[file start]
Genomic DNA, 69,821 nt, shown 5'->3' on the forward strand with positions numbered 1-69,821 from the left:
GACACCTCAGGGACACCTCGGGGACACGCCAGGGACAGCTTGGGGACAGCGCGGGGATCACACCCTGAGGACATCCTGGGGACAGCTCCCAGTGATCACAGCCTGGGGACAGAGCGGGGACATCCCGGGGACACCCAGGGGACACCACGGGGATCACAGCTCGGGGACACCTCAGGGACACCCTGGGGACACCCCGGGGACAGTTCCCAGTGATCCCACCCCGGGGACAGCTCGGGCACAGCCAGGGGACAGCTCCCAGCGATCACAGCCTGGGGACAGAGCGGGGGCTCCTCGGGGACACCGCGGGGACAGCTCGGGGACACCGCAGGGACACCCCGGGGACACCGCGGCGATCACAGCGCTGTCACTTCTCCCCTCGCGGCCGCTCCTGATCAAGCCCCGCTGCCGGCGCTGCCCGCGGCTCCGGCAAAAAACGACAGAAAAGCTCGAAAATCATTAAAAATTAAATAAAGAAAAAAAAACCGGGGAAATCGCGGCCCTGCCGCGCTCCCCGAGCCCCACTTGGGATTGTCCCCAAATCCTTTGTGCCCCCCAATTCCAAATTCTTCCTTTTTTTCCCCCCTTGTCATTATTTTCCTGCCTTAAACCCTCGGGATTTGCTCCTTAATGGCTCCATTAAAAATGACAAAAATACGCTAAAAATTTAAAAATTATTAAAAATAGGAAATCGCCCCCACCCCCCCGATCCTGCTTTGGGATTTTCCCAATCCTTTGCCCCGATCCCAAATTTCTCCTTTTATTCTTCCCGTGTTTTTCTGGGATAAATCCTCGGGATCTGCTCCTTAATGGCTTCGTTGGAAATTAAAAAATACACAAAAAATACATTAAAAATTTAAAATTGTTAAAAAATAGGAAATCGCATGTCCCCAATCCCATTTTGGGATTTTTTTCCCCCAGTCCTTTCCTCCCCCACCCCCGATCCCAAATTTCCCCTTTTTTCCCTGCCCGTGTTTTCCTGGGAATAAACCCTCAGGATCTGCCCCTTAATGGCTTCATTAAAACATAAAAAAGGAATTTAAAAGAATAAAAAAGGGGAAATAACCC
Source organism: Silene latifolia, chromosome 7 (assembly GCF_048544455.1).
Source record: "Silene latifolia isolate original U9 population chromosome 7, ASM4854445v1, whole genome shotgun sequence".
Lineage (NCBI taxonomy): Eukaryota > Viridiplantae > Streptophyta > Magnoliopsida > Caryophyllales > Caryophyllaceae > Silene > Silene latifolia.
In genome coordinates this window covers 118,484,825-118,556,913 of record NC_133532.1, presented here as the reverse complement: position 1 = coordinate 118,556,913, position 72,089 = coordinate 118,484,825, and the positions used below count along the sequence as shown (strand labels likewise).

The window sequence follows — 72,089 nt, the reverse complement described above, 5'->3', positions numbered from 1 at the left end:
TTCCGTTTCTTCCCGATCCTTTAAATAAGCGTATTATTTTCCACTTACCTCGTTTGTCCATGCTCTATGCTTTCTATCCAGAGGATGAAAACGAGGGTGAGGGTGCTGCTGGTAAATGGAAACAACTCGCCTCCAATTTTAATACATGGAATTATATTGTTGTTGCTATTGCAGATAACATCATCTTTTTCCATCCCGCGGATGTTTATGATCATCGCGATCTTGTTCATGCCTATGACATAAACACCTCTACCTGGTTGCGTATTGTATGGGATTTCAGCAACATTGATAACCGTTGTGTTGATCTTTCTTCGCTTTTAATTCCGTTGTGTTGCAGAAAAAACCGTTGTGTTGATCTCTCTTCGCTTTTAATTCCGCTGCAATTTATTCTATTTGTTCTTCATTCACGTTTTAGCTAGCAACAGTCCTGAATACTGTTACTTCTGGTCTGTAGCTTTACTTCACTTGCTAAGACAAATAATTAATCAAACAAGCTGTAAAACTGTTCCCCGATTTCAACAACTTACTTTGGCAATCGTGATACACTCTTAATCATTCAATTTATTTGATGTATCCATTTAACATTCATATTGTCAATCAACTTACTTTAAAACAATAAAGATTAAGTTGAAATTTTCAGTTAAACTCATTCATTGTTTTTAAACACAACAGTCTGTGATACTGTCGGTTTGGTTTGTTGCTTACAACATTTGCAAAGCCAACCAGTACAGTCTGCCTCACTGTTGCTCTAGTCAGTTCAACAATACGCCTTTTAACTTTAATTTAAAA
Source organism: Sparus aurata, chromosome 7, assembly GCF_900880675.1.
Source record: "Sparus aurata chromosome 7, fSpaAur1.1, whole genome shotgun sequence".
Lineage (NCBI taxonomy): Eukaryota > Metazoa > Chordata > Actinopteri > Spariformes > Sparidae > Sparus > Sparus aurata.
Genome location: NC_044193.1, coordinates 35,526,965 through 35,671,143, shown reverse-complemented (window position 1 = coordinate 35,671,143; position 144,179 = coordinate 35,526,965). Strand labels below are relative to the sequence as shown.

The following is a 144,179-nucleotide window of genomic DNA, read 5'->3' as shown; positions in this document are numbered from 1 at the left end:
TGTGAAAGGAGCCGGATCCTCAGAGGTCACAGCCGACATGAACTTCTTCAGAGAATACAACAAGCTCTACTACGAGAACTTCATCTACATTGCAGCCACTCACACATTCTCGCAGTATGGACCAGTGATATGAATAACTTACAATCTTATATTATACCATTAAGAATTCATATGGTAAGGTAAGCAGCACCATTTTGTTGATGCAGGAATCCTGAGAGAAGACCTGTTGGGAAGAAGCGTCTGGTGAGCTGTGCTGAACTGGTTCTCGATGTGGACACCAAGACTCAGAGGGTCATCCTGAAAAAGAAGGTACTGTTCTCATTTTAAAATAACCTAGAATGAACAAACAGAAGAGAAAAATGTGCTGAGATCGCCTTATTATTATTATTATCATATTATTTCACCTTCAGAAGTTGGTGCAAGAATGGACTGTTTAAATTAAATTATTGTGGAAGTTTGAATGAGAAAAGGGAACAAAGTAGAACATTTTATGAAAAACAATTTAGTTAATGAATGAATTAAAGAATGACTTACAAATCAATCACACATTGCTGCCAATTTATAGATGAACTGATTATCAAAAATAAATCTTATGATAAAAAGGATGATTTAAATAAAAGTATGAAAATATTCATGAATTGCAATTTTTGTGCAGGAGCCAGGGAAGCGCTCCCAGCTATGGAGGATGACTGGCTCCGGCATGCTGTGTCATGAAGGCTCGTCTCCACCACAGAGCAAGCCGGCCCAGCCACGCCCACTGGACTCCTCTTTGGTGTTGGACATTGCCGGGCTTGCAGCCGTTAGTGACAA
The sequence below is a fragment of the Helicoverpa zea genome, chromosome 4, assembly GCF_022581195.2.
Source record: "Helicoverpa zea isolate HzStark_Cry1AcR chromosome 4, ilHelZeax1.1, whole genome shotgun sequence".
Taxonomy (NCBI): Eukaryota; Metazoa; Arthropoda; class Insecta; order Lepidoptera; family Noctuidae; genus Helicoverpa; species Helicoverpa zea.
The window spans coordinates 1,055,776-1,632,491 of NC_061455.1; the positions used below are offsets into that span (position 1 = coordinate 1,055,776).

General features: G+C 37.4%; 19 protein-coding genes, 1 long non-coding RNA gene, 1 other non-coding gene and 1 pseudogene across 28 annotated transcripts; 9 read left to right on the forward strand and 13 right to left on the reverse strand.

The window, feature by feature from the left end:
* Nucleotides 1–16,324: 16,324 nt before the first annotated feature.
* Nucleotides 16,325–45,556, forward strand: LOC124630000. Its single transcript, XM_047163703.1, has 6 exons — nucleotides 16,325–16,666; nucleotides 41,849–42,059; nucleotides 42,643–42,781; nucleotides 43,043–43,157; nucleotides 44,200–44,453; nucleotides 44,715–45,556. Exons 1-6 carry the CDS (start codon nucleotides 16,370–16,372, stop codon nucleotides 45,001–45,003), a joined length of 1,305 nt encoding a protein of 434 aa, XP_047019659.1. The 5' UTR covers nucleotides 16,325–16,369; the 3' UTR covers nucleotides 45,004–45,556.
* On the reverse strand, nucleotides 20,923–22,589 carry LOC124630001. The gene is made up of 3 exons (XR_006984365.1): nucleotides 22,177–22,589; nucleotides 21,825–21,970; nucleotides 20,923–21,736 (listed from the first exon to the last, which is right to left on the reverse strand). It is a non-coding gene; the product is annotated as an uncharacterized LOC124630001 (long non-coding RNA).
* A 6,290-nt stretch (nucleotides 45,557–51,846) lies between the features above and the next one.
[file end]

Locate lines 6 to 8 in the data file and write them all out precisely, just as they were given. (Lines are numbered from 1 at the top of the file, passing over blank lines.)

In genome coordinates this window covers 118,484,825-118,556,913 of record NC_133532.1, presented here as the reverse complement: position 1 = coordinate 118,556,913, position 72,089 = coordinate 118,484,825, and the positions used below count along the sequence as shown (strand labels likewise).

The window sequence follows — 72,089 nt, the reverse complement described above, 5'->3', positions numbered from 1 at the left end:
TTCCGTTTCTTCCCGATCCTTTAAATAAGCGTATTATTTTCCACTTACCTCGTTTGTCCATGCTCTATGCTTTCTATCCAGAGGATGAAAACGAGGGTGAGGGTGCTGCTGGTAAATGGAAACAACTCGCCTCCAATTTTAATACATGGAATTATATTGTTGTTGCTATTGCAGATAACATCATCTTTTTCCATCCCGCGGATGTTTATGATCATCGCGATCTTGTTCATGCCTATGACATAAACACCTCTACCTGGTTGCGTATTGTATGGGATTTCAGCAACATTGATAACCGTTGTGTTGATCTTTCTTCGCTTTTAATTCCGTTGTGTTGCAGAAAAAACCGTTGTGTTGATCTCTCTTCGCTTTTAATTCCGCTGCAATTTATTCTATTTGTTCTTCATTCACGTTTTAGCTAGCAACAGTCCTGAATACTGTTACTTCTGGTCTGTAGCTTTACTTCACTTGCTAAGACAAATAATTAATCAAACAAGCTGTAAAACTGTTCCCCGATTTCAACAACTTACTTTGGCAATCGTGATACACTCTTAATCATTCAATTTATTTGATGTATCCATTTAACATTCATATTGTCAATCAACTTACTTTAAAACAATAAAGATTAAGTTGAAATTTTCAGTTAAACTCATTCATTGTTTTTAAACACAACAGTCTGTGATACTGTCGGTTTGGTTTGTTGCTTACAACATTTGCAAAGCCAACCAGTACAGTCTGCCTCACTGTTGCTCTAGTCAGTTCAACAATACGCCTTTTAACTTTAATTTAAAA